y2k countdown: New Dates for Year 2000 Projects: Part I

When doing an application remediation, adding a new extended version of a language willhave valued long term contributions for a fast start after Year 2000 is completed. Perhapsyour language strategy should be considered very carefully. It might just be in your bestinterest to skew your decisions in favor of completing your Year 2000 project on time.Nothing else is more important.

RULE #1: Minimize Change

RULE #2: Adhere to RULE #1

ILE and Date Data Types

Date Data Types bring many awesome advantages to the table. They allow the system andapplication programs to detect, manage, and manipulate values automatically. Doneproperly, concern for validity checking, calculation of date values, sequencing, andformatting virtually goes away for. With date data types and ILE these all belong to"the system".

You have to be aware of the strategy, dependencies and time for this implementation.The values for the future are a wonderful contribution to your future productivity andenhanced code. Is it truly for you and your environment today? Is there a half way housefor now and should you consider stopping there?

Something Old - Something New - Something Borrowed

There are a few concerns here. First, during remediation there is a possibility ofintroducing new variables, that in themselves without Year 2000, have the capability tointroduce their own errors at a less than timely moment in corporate history. Second,these new additions consume time, in and of themselves, that could be better utilized inthe primary mission -Year 2000.

Among this group one might argue the introduction of date data types, RPG/IV or RPG/ILEto obtain the new formats and ease of calculations. If introduction of the new improvedRPG [of the future] is a necessity, then consider establishing the source object modulematch prior to converting the RPG source to the new RPG format. Next, to minimize changeand unexpected data requirements - just convert the source - do not implement any newfunctions until the year 2000 project is done and proven. On the other hand it is verylikely okay to implement this method as long as there is a tool that automates the processand validates all the fields and data for you. Use caution and care before proceeding.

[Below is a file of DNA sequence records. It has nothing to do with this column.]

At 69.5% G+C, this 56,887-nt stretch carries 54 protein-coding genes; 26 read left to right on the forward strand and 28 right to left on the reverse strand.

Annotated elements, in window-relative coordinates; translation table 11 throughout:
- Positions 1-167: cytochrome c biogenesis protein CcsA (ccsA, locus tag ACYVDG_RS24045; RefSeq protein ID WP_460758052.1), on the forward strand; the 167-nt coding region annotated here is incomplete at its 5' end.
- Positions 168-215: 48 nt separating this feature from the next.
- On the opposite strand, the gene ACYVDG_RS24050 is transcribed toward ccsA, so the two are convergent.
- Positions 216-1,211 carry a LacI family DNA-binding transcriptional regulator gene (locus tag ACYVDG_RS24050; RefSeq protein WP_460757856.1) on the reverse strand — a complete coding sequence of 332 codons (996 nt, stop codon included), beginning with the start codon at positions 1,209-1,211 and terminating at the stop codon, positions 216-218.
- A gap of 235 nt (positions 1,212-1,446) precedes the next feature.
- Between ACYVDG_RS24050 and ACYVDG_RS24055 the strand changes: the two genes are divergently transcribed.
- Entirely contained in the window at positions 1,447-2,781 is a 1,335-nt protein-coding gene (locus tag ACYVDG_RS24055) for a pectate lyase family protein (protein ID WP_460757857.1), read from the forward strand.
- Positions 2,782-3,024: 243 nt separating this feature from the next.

What you are sparring with here, is a second project. Think About It !! For as much aswe try for error free code, history has shown there are standard error rates for suchprojects. [An example might simply come from the fact that there is less supportedfunction at V3R2 or V3R7 then at a more current release. Thus what you read may not bewhat you get.] This second project concept strongly suggests another level ofincreased effort, complexity and extended implementation time. While the finished productwill position you well for 2000 and beyond, you could miss the prime target¾ Year 2000 compliance¾ before failuresand the additional unscheduled fire fighting that it creates.

Naturally, there is some education to be considered. Most of this can happen bybuilding on your prior language knowledge. Limit your Year 2000 use of the new featuresand functions to those that are absolutely necessary to the prime mission. Once yourcompany’s future (and your job) is secure, you can be more adventuresome.

For a moment let’s see what happens should one go forward with all these great newfeatures right now as we convert over to Year 2000 ready code. The objective here is touse all those nice new goodies to improve our code and become Year 2000 ready at the sametime. After all it would have to be done twice if it was not combined today.

First we locate each of the date fields in the database and convert them all over todate data type fields. I am suggesting converting all of them to be consistent, though wecould argue the pros and cons of that along with how many ways one can do datecomparisons, arithmetic, and database storage. Now create the new files with the date datatype and move all our dates over, while verifying their compliance to the new rules of thedate data type structures. Build it or buy it - it has to be done correctly!

Note: This all sounds like a possible tool driven process. If you locate a good onethat fits USE IT !

Glenn will continue this discussion in the June 7 issue.

Glenn Ericson is president and founder of Phoenix Consulting LLC, in East Elmhurst, NY. He specializes in Year 2000 and risk management issues. Glenn-Ericson@att.net.